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It's Al's Turn: Don't attack paper for printing letters

The following is an opinion column written by an Echo Press editorial staff member. It does not necessarily reflect the views of the Echo Press.

Our turn
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We are part of The Trust Project.

Pop quiz.

If you don’t agree with something on our Opinion page, do you:

A. Get angry about the viewpoint, but accept the fact that others may hold a different opinion than your own.
B. Use our Facebook page or Messenger to slam the newspaper for printing such drivel.
C. Send an anonymous note accusing the newspaper of bias or being too liberal or too conservative.
D. Write a letter that presents your own view.

In my 30-plus years as the editor of our Opinion page, I’m saddened to say that more and more readers seem to be falling into the B or C category.

It’s as if people are forgetting a key pillar of the First Amendment – the freedom of expression. This is a valuable, powerful right and one that this newspaper vigorously defends by printing letters from all viewpoints, from the far right, the far left and everywhere in between.


The newspaper does not pick and choose which letters to print based on a person’s political stance. We print them all as long as they meet basic guidelines. A letter, for example, can’t be libelous. This would not only put the newspaper at risk of being sued but the letter-writer as well. Letters must also be signed (we don’t print anonymous letters) and they can’t attack private individuals. Note that word “private.” Public figures and officials, such as those elected into office or ordinary people who are thrust into the limelight are more open to the slings and arrows from the public, as determined by our court system.

Another misconception people have about the Opinion page is that the newspaper is writing the letters or that a letter is an “article” or “story” that the newspaper created. This, of course, is completely untrue, yet readers, mainly those on Facebook, often accuse us of this. We’ve since addressed this problem by including this disclaimer at the top of each letter on our website: “The following is a letter to the editor submitted to the newspaper by a reader. It does not necessarily reflect the views of the Echo Press. To submit a letter, send it to or Echo Press, P.O. Box 549, Alexandria, MN 56308.”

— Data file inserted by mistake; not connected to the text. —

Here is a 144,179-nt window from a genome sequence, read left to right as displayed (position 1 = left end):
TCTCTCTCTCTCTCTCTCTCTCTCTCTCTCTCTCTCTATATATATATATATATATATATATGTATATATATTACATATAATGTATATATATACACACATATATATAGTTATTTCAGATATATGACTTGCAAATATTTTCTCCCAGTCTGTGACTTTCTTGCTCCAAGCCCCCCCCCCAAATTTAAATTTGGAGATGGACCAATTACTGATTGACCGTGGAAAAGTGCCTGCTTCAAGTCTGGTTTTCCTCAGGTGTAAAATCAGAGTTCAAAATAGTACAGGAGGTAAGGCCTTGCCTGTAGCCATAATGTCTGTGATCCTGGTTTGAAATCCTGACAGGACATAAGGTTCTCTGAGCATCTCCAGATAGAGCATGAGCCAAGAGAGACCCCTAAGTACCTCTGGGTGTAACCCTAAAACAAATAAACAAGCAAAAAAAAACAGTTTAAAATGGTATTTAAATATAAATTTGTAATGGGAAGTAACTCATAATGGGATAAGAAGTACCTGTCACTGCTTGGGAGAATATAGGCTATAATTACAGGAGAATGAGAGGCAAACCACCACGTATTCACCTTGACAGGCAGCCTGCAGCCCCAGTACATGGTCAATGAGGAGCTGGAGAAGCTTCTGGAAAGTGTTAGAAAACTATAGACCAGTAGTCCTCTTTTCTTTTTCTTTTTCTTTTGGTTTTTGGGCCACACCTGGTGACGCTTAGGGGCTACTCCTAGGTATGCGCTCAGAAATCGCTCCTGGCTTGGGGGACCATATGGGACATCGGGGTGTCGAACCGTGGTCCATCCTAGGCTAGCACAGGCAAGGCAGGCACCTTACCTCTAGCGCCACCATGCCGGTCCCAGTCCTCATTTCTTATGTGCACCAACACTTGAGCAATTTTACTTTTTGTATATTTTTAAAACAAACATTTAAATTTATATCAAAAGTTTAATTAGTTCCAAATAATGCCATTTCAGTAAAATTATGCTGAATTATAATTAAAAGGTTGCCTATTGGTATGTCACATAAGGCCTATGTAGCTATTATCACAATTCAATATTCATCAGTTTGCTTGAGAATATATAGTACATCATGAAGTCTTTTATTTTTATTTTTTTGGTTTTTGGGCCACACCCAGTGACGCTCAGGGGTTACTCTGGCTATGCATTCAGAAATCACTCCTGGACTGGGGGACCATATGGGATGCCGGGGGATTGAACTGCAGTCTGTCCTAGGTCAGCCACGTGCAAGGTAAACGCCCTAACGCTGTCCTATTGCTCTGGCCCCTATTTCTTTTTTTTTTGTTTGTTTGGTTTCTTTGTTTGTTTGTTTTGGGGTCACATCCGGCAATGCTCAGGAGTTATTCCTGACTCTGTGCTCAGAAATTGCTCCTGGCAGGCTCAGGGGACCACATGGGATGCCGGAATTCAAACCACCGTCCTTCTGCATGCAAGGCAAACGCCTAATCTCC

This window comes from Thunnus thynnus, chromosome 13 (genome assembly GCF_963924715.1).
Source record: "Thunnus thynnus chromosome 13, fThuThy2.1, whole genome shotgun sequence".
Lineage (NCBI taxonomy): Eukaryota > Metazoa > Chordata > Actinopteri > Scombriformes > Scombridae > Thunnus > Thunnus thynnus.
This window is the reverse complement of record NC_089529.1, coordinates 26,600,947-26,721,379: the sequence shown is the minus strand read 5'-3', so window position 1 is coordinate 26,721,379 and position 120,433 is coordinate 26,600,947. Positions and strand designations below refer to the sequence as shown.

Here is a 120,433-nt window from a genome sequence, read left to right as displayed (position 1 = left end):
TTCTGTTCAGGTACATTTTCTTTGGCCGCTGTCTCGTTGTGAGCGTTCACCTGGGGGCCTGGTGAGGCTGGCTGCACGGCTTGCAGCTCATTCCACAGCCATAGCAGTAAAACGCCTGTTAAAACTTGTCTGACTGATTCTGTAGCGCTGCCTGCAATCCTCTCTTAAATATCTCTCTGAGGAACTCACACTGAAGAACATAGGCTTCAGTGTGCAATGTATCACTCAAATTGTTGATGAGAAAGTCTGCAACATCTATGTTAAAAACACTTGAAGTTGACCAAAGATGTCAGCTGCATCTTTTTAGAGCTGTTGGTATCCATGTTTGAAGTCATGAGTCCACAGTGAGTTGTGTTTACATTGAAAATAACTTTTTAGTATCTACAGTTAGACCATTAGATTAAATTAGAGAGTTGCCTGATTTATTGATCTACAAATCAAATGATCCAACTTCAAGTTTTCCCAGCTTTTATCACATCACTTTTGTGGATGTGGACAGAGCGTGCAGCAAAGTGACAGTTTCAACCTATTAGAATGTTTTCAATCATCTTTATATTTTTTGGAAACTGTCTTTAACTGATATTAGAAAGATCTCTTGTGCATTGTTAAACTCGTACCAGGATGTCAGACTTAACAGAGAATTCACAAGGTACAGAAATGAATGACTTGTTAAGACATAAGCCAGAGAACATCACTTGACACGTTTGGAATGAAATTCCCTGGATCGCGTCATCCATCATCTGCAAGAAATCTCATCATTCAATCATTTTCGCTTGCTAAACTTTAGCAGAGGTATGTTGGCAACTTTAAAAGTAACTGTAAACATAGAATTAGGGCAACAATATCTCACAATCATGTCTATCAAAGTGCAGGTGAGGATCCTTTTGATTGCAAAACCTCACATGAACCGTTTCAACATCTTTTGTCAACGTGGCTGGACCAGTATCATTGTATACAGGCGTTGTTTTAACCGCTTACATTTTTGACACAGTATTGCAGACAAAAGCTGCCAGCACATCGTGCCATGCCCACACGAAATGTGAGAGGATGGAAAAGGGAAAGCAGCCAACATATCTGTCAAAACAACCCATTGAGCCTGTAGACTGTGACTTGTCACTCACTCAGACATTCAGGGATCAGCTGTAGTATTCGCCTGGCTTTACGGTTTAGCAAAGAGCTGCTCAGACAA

I’m glad to see that this simple step has made a big dent in the accusations of newspaper bias, but every now and then, a Facebook follower will still get mixed up and call a letter a biased story. Fortunately, when they do make that mistake, other readers will quickly point out that this was an opinion piece, not an article or story. I give a big thank you to our Facebook defenders for that!

Back to the quiz, I understand why people would opt for the “A” answer. It makes sense and underscores the point that 100% agreeability is not attainable. And it shouldn’t be. Can you imagine a world where everyone held the same opinions on everything?

So that leaves us with the “D” answer. I wish more readers would choose this option. Instead of blowing up over a letter or blaming the paper for printing it, readers should just take a few deep breaths, maybe walk away from it for a bit, and then put pen to paper or fingers to keyboard and write a letter to the editor.

That’s what the Opinion page is really about: Sharing opinions, having a respectful dialogue, getting into the issues and gaining a better understanding of what others in our community are thinking.

So please, write a letter. It’ll make you feel a lot better.

“It’s Our Turn” is a weekly column that rotates among members of the Echo Press editorial staff.

Al Edenloff is the editor of the twice-weekly Echo Press. He started his journalism career when he was in 10th grade, writing football and basketball stories for the Parkers Prairie Independent.
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